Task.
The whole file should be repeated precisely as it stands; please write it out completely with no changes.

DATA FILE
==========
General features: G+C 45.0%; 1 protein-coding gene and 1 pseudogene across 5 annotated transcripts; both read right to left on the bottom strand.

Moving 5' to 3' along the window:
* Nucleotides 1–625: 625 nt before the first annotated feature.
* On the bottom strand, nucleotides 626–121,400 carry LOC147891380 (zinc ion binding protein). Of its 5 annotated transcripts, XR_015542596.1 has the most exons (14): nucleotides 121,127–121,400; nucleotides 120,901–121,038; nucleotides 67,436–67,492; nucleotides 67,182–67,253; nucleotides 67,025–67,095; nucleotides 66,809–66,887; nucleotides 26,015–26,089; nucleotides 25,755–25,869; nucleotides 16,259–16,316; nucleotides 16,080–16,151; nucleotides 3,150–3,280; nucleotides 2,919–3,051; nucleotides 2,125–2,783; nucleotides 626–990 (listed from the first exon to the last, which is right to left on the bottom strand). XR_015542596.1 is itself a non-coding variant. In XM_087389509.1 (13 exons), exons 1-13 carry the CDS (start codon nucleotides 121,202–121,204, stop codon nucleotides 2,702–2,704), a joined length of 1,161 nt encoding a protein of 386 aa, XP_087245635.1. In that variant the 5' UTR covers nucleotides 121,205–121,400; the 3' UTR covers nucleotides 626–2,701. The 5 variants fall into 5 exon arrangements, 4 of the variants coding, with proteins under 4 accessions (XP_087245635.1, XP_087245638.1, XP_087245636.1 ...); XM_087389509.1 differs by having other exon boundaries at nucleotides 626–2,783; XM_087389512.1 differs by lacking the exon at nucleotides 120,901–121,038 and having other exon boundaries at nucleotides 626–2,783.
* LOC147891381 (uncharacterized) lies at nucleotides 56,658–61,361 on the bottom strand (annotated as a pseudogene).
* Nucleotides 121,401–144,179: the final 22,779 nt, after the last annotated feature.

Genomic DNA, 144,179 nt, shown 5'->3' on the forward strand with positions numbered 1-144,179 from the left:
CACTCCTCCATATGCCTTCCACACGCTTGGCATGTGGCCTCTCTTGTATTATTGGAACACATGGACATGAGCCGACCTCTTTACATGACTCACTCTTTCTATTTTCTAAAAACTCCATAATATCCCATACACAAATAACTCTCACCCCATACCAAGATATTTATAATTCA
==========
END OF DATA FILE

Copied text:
General features: G+C 45.0%; 1 protein-coding gene and 1 pseudogene across 5 annotated transcripts; both read right to left on the bottom strand.

Moving 5' to 3' along the window:
* Nucleotides 1–625: 625 nt before the first annotated feature.
* On the bottom strand, nucleotides 626–121,400 carry LOC147891380 (zinc ion binding protein). Of its 5 annotated transcripts, XR_015542596.1 has the most exons (14): nucleotides 121,127–121,400; nucleotides 120,901–121,038; nucleotides 67,436–67,492; nucleotides 67,182–67,253; nucleotides 67,025–67,095; nucleotides 66,809–66,887; nucleotides 26,015–26,089; nucleotides 25,755–25,869; nucleotides 16,259–16,316; nucleotides 16,080–16,151; nucleotides 3,150–3,280; nucleotides 2,919–3,051; nucleotides 2,125–2,783; nucleotides 626–990 (listed from the first exon to the last, which is right to left on the bottom strand). XR_015542596.1 is itself a non-coding variant. In XM_087389509.1 (13 exons), exons 1-13 carry the CDS (start codon nucleotides 121,202–121,204, stop codon nucleotides 2,702–2,704), a joined length of 1,161 nt encoding a protein of 386 aa, XP_087245635.1. In that variant the 5' UTR covers nucleotides 121,205–121,400; the 3' UTR covers nucleotides 626–2,701. The 5 variants fall into 5 exon arrangements, 4 of the variants coding, with proteins under 4 accessions (XP_087245635.1, XP_087245638.1, XP_087245636.1 ...); XM_087389509.1 differs by having other exon boundaries at nucleotides 626–2,783; XM_087389512.1 differs by lacking the exon at nucleotides 120,901–121,038 and having other exon boundaries at nucleotides 626–2,783.
* LOC147891381 (uncharacterized) lies at nucleotides 56,658–61,361 on the bottom strand (annotated as a pseudogene).
* Nucleotides 121,401–144,179: the final 22,779 nt, after the last annotated feature.

Genomic DNA, 144,179 nt, shown 5'->3' on the forward strand with positions numbered 1-144,179 from the left:
CACTCCTCCATATGCCTTCCACACGCTTGGCATGTGGCCTCTCTTGTATTATTGGAACACATGGACATGAGCCGACCTCTTTACATGACTCACTCTTTCTATTTTCTAAAAACTCCATAATATCCCATACACAAATAACTCTCACCCCATACCAAGATATTTATAATTCA